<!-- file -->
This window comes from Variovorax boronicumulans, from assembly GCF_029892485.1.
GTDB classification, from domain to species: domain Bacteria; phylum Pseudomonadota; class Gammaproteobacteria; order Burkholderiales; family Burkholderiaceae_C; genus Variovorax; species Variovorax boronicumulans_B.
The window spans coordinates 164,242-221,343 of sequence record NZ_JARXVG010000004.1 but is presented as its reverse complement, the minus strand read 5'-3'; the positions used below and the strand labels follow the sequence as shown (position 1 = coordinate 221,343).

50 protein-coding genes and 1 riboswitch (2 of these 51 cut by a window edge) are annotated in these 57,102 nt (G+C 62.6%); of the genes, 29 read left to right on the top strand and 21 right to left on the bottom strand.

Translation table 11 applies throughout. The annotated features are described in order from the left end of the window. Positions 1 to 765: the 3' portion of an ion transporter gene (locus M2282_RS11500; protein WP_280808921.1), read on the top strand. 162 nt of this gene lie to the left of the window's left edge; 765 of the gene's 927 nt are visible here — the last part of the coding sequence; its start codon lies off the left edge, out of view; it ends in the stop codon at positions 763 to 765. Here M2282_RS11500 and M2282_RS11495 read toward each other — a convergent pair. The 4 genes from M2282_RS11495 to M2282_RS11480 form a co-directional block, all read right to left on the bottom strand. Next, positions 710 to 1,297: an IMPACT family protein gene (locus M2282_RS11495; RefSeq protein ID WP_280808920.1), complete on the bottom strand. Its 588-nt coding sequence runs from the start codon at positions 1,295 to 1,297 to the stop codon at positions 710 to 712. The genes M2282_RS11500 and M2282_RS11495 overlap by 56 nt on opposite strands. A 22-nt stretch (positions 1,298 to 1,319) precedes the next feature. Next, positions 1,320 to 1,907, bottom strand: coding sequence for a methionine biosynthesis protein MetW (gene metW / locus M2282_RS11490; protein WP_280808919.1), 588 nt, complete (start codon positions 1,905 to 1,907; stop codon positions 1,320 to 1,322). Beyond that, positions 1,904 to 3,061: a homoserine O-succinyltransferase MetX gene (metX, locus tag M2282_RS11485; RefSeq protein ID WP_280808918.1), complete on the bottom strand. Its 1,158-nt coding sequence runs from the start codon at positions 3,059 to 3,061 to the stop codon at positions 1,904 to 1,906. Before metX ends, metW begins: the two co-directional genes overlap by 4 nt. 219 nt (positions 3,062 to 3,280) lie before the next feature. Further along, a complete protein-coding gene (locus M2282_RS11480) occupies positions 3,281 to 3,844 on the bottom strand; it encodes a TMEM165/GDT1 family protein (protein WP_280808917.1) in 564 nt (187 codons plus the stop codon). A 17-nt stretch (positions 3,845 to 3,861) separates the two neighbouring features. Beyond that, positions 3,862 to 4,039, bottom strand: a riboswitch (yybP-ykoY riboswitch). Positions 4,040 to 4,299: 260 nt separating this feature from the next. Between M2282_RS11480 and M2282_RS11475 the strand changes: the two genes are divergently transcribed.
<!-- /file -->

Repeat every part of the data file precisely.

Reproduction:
This window comes from Variovorax boronicumulans, from assembly GCF_029892485.1.
GTDB classification, from domain to species: domain Bacteria; phylum Pseudomonadota; class Gammaproteobacteria; order Burkholderiales; family Burkholderiaceae_C; genus Variovorax; species Variovorax boronicumulans_B.
The window spans coordinates 164,242-221,343 of sequence record NZ_JARXVG010000004.1 but is presented as its reverse complement, the minus strand read 5'-3'; the positions used below and the strand labels follow the sequence as shown (position 1 = coordinate 221,343).

50 protein-coding genes and 1 riboswitch (2 of these 51 cut by a window edge) are annotated in these 57,102 nt (G+C 62.6%); of the genes, 29 read left to right on the top strand and 21 right to left on the bottom strand.

Translation table 11 applies throughout. The annotated features are described in order from the left end of the window. Positions 1 to 765: the 3' portion of an ion transporter gene (locus M2282_RS11500; protein WP_280808921.1), read on the top strand. 162 nt of this gene lie to the left of the window's left edge; 765 of the gene's 927 nt are visible here — the last part of the coding sequence; its start codon lies off the left edge, out of view; it ends in the stop codon at positions 763 to 765. Here M2282_RS11500 and M2282_RS11495 read toward each other — a convergent pair. The 4 genes from M2282_RS11495 to M2282_RS11480 form a co-directional block, all read right to left on the bottom strand. Next, positions 710 to 1,297: an IMPACT family protein gene (locus M2282_RS11495; RefSeq protein ID WP_280808920.1), complete on the bottom strand. Its 588-nt coding sequence runs from the start codon at positions 1,295 to 1,297 to the stop codon at positions 710 to 712. The genes M2282_RS11500 and M2282_RS11495 overlap by 56 nt on opposite strands. A 22-nt stretch (positions 1,298 to 1,319) precedes the next feature. Next, positions 1,320 to 1,907, bottom strand: coding sequence for a methionine biosynthesis protein MetW (gene metW / locus M2282_RS11490; protein WP_280808919.1), 588 nt, complete (start codon positions 1,905 to 1,907; stop codon positions 1,320 to 1,322). Beyond that, positions 1,904 to 3,061: a homoserine O-succinyltransferase MetX gene (metX, locus tag M2282_RS11485; RefSeq protein ID WP_280808918.1), complete on the bottom strand. Its 1,158-nt coding sequence runs from the start codon at positions 3,059 to 3,061 to the stop codon at positions 1,904 to 1,906. Before metX ends, metW begins: the two co-directional genes overlap by 4 nt. 219 nt (positions 3,062 to 3,280) lie before the next feature. Further along, a complete protein-coding gene (locus M2282_RS11480) occupies positions 3,281 to 3,844 on the bottom strand; it encodes a TMEM165/GDT1 family protein (protein WP_280808917.1) in 564 nt (187 codons plus the stop codon). A 17-nt stretch (positions 3,845 to 3,861) separates the two neighbouring features. Beyond that, positions 3,862 to 4,039, bottom strand: a riboswitch (yybP-ykoY riboswitch). Positions 4,040 to 4,299: 260 nt separating this feature from the next. Between M2282_RS11480 and M2282_RS11475 the strand changes: the two genes are divergently transcribed.